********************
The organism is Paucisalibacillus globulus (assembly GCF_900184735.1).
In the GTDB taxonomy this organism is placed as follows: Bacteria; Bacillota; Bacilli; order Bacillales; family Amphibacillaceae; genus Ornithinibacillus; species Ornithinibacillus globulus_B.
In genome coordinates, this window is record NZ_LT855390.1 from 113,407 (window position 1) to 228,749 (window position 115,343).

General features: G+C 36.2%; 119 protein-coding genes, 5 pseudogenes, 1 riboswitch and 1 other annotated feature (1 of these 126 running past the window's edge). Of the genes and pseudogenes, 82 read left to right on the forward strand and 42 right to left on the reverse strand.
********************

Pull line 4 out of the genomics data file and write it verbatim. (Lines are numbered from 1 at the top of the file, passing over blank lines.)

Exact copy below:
General features: G+C 36.2%; 119 protein-coding genes, 5 pseudogenes, 1 riboswitch and 1 other annotated feature (1 of these 126 running past the window's edge). Of the genes and pseudogenes, 82 read left to right on the forward strand and 42 right to left on the reverse strand.